An anonymous reader writes "Michael Geist has followed up a recent
release of internal government talking points on copyright with the full, internal clause-by-clause analysis of Bill C-32. A new copyright bill is
expected as soon as this week and the government document confirms there is no defense to violations of the digital lock rules, noting 'a contravention of this prohibition is not an infringement of copyright and the defenses to
infringement of copyright are not defenses to these prohibitions.' The government's own words on the digital lock provisions confirm that they may be unconstitutional since they fall outside the boundaries of copyright."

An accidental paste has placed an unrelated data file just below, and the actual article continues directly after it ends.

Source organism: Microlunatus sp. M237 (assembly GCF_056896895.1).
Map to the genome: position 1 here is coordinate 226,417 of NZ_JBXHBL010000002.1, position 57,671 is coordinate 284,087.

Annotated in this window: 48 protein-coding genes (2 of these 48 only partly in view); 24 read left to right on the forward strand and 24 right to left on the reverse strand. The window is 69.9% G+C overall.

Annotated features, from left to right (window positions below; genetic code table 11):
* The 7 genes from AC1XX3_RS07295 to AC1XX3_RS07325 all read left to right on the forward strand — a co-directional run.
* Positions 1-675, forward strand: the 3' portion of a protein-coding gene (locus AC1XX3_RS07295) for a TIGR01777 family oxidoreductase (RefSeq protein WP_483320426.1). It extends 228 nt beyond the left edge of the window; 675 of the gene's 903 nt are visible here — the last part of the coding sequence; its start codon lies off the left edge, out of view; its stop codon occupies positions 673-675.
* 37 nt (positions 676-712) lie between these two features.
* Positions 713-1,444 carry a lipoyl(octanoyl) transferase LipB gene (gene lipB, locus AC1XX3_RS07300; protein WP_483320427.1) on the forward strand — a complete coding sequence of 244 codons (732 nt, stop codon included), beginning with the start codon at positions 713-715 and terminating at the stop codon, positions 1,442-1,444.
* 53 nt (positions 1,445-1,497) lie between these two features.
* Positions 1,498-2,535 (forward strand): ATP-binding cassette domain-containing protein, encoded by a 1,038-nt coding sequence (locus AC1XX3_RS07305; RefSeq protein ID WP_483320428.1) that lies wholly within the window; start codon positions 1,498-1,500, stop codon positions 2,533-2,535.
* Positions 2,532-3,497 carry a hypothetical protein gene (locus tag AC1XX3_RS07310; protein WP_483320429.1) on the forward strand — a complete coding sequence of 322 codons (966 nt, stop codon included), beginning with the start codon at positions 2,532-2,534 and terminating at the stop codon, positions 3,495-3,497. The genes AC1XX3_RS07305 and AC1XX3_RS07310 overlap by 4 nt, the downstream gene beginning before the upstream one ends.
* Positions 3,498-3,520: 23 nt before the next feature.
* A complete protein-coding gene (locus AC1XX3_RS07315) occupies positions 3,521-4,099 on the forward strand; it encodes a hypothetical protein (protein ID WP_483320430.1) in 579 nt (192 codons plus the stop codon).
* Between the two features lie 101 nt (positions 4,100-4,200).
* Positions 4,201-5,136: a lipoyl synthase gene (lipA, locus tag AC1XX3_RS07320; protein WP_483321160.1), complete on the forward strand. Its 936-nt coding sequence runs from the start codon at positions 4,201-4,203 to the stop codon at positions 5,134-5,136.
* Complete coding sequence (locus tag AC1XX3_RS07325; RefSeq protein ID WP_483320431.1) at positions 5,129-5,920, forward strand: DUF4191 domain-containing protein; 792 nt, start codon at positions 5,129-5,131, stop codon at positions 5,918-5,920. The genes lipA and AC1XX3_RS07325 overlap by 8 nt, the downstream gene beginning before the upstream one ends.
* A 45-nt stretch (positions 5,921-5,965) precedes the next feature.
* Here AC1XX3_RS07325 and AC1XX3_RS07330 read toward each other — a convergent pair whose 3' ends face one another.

Basically, if you break DRM even without violating copyright in the process
you can still be held liable, and from this any defense based on copyright law (fair use, etc.) is not valid in such cases. On the flipside, several legal experts think that makes those provisions of the law less likely to stand up in court.